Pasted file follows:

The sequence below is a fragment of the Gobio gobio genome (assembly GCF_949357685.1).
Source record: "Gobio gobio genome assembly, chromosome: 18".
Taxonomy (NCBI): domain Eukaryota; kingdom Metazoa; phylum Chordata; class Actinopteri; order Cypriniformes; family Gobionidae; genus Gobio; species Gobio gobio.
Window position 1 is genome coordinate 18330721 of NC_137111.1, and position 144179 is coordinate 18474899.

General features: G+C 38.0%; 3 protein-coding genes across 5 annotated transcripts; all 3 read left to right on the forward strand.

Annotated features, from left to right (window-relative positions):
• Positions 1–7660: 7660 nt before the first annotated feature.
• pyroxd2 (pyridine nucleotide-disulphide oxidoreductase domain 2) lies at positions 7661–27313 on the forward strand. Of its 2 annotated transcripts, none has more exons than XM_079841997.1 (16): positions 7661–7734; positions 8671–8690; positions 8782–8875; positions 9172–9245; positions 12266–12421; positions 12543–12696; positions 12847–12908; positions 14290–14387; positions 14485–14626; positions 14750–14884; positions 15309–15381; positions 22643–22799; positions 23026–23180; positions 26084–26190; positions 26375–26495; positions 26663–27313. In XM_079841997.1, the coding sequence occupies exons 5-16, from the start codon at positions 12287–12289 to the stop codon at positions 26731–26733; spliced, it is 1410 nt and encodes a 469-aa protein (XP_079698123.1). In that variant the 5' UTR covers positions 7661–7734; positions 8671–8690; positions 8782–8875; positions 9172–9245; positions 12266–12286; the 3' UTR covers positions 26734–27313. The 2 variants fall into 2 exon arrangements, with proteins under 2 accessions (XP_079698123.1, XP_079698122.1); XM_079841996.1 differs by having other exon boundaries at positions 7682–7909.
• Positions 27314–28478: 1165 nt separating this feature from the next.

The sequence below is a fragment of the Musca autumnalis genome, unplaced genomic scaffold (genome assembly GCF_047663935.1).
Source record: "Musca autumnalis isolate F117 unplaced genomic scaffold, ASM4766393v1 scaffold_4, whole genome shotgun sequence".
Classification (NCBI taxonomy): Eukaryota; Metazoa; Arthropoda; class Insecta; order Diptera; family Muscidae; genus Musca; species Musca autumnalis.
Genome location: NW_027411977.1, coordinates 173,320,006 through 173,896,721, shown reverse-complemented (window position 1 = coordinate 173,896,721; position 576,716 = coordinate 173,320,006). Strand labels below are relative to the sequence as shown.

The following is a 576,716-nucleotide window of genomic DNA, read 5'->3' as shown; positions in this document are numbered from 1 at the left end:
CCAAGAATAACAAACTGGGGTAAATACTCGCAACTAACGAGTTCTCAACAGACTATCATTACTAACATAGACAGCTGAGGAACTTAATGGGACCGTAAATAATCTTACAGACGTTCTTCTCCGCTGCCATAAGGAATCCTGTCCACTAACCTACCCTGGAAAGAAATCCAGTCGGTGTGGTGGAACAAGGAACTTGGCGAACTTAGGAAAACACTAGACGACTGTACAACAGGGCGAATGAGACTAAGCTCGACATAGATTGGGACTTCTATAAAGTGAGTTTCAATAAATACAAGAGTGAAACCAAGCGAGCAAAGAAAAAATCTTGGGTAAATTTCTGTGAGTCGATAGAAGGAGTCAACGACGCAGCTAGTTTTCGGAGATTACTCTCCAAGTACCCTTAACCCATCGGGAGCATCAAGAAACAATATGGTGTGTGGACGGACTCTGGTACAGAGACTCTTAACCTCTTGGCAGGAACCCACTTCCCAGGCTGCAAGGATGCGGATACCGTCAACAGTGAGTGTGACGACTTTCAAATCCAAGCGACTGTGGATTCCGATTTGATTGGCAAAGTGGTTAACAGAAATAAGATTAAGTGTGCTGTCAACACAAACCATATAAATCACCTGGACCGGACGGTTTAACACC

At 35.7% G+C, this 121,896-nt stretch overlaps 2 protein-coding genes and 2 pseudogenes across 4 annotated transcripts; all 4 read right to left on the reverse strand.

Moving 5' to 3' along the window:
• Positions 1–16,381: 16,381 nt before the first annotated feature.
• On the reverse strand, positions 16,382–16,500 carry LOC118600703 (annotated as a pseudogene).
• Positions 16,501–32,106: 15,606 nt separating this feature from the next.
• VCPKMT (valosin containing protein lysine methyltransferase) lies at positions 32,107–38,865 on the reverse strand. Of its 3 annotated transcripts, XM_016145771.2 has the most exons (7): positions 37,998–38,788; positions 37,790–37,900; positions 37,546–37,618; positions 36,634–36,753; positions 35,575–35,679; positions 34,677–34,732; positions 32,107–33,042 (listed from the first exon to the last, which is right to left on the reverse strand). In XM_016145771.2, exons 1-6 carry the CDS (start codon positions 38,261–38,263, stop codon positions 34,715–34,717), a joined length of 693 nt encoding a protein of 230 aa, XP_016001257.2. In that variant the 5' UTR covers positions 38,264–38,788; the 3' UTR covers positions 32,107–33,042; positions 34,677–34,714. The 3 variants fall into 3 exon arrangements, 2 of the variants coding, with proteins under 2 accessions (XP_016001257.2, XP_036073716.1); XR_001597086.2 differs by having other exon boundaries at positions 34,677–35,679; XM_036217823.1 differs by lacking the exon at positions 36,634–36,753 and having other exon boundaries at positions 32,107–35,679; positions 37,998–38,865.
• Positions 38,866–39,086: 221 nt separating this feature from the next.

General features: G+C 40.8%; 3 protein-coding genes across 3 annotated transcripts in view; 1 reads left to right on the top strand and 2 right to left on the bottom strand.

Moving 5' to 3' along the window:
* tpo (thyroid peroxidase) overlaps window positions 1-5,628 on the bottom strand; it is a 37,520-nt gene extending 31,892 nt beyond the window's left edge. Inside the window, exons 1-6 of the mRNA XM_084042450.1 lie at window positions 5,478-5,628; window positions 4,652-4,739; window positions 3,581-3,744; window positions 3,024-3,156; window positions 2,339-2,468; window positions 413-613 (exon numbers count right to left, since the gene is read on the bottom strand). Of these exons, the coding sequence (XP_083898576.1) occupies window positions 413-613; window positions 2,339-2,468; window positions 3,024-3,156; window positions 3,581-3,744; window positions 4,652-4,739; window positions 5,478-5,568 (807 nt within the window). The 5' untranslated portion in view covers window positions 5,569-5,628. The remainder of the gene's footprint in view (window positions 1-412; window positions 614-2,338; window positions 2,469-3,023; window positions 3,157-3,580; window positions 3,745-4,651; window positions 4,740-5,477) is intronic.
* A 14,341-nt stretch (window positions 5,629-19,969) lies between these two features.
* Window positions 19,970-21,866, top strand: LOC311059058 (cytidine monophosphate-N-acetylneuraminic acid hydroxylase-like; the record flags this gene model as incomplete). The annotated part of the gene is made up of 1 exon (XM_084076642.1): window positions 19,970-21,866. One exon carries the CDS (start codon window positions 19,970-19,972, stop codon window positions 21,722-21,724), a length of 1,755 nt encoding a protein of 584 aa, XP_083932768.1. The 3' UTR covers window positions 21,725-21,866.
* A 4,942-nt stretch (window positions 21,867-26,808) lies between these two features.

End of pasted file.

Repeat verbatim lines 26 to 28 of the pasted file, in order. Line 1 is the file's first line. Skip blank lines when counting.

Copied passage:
* A 14,341-nt stretch (window positions 5,629-19,969) lies between these two features.
* Window positions 19,970-21,866, top strand: LOC311059058 (cytidine monophosphate-N-acetylneuraminic acid hydroxylase-like; the record flags this gene model as incomplete). The annotated part of the gene is made up of 1 exon (XM_084076642.1): window positions 19,970-21,866. One exon carries the CDS (start codon window positions 19,970-19,972, stop codon window positions 21,722-21,724), a length of 1,755 nt encoding a protein of 584 aa, XP_083932768.1. The 3' UTR covers window positions 21,725-21,866.
* A 4,942-nt stretch (window positions 21,867-26,808) lies between these two features.